This Koenigsegg Gemera is a three-cylinder hybrid with four seats, 1,700 horsepower and no camshafts — the revolution has begun
Camshafts have been in use for 800 years, first introduced by Arab engineer Ismail al-Jazari in 1206 to raise water and run clocks. Al-Jazari was a genius, his work influenced Leonardo da Vinci, and many consider him to be the father of robotics. He once built a programable humanoid that could pour a glass of water into a cup, even if did take seven minutes to complete the task. Today, pretty much every engine in every motor vehicle on the planet has a camshaft actuating the valves. (Yes, yes, we hear you yelling in the background, Mazda fans…)
Christian von Koenigsegg, however, isn’t a fan of cams at all. Five years ago the Swede first proposed a cam-less engine and this week he finally got to reveal his magnum opus. It’s called the TFG, or Tiny Friendly Giant, and it’s a three-cylinder 2.0-litre engine with pneumatic valve actuators that don’t require any camshafts to operate the timing of intake and exhaust. This is a pretty huge deal since a cam-less design allows for huge performance and efficiency gains as there are far fewer parts involved in the process, not to mention the fine-tuning associated with electronic, independent valve control.
Koenigsegg estimates a 20 percent fuel saving compared to a conventional four-cylinder engine, but the power hike is even more eye-opening. The three-cylinder TFG produces 600 horsepower and 600Nm of torque, which is normally what you get in the latest V8 twin-turbocharged lumps. What’s more the Swedes say you can pack the TFG into a regular suitcase, and the engine block weighs less than 70 kilograms. It peaks at 7,500rpm but don’t let that stop you, because the red line is at 8,500rpm.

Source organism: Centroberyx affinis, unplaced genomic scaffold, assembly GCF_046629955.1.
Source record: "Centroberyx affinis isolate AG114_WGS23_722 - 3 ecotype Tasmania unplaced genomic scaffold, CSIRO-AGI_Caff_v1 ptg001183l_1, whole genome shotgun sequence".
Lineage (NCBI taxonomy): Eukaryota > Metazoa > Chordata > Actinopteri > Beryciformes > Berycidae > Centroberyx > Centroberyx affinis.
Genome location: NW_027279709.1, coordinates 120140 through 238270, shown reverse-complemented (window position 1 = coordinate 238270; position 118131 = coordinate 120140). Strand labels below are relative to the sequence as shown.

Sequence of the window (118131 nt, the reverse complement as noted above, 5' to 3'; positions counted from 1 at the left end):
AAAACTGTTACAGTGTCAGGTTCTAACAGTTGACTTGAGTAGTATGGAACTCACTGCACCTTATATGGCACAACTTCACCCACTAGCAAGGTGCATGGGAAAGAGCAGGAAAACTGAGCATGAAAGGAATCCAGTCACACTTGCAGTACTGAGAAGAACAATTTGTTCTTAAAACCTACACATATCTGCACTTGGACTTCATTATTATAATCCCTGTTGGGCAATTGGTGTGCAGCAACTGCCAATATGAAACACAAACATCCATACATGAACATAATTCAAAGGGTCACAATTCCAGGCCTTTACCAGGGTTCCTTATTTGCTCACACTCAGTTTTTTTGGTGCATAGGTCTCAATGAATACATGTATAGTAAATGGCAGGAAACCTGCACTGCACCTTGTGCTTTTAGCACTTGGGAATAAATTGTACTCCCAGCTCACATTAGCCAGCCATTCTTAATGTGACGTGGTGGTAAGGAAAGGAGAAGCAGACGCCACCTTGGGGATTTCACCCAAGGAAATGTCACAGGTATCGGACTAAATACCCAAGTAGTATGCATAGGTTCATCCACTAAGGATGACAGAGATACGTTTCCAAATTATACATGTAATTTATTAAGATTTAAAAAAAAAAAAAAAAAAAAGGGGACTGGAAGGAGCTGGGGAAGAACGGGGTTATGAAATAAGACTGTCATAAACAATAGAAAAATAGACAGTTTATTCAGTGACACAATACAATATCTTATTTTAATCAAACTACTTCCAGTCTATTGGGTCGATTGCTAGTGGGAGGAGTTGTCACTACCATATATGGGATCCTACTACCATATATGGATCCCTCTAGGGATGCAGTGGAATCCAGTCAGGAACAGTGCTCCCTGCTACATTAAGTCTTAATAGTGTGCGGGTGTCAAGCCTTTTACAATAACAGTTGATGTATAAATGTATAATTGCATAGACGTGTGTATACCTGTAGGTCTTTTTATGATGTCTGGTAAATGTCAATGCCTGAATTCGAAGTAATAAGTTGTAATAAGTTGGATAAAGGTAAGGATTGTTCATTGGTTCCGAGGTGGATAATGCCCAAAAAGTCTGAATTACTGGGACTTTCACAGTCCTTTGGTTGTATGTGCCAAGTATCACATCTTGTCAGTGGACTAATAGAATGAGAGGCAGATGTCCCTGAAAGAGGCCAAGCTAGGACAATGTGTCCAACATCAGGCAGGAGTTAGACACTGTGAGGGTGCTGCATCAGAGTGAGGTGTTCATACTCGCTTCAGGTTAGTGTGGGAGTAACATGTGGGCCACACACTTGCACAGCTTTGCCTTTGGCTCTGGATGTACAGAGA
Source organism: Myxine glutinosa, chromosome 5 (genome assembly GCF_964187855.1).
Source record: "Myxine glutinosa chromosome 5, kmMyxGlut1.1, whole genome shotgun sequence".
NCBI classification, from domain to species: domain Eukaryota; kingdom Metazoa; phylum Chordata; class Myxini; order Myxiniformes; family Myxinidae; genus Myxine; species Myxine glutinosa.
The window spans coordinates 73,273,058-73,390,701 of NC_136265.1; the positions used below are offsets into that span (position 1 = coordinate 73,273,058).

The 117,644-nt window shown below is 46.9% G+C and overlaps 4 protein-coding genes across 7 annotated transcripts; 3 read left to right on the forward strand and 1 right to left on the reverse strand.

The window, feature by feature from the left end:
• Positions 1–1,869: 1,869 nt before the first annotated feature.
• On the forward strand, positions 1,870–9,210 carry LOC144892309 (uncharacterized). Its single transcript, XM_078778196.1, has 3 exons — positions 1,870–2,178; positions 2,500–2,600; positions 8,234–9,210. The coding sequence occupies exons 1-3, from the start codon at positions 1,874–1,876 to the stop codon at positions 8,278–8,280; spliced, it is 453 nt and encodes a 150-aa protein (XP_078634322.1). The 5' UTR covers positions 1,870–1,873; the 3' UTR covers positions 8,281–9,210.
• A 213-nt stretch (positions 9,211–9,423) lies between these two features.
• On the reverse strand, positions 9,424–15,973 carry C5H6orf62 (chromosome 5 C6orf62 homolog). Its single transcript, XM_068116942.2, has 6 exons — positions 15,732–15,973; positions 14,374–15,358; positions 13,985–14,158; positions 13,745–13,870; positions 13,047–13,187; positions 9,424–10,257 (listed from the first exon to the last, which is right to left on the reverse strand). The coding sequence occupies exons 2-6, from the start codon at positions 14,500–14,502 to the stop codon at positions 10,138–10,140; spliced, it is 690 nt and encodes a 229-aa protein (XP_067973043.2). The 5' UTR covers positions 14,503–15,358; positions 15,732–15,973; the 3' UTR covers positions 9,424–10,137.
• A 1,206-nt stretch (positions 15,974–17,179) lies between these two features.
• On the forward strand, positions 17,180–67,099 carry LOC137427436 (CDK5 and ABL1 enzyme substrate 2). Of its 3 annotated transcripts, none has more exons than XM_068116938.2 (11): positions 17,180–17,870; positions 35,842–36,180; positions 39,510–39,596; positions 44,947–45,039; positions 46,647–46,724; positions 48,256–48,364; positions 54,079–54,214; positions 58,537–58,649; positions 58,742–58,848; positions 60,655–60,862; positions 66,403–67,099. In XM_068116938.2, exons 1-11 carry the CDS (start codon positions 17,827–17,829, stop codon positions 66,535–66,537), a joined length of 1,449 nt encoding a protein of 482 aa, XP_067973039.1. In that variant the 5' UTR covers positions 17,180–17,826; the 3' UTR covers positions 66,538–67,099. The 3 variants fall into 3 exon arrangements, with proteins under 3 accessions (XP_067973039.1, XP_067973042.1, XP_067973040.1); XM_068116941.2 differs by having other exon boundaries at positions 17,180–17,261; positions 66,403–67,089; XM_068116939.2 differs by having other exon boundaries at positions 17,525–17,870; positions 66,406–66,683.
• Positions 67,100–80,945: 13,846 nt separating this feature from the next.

Obviously 600 horsepower in a Koenigsegg still isn’t all that, so the Swedes added three electric motors to the mix to come up with a powerplant rated at a system total of 1,700 horsepower and 3,500Nm of torque. Then they put the whole deal into a new four-seater that can do zero to 100km/h in 1.9 seconds and top out at 400km/h, throwing in a zero-emissions range of 50km as the cherry on top.
The result is the Koenigsegg Gemera, which even amongst all of the Swedes’ previous bonkers creations stands out as perhaps the most impressive one yet.
“The Gemera is a completely new category of car, where extreme menacer meets spacious interior and ultimate environmental consciousness. We call it a mega-GT,” says von Koenigsegg, so who are we to argue.
This mega-GT will be limited to 300 examples with pricing expected to be in excess of $1 million. For that much cash, though, you do get heated and cooled cup holders, front and rear seat entertainment, wireless phone chargers, wi-fi, 11-speaker sound system, a bunch of cameras, three climate zones, four reading lights, and did we mention the 600 horsepower cam-less three-cylinder? Then they just kept going, so the Gemera also features rear-wheel steering and of course all-wheel drive. Even the weight is impressive – despite all that tech on board the four-seater Gemera comes in at 1,715kg dry, and 1,850kg ready to run with all the fluids on board. The Porsche Taycan? That’s 2.2 tonnes, and so is the Tesla Model S…
Al-Jazari was definitely on to something, but this century it’s Christian von Koenigsegg’s time to shine.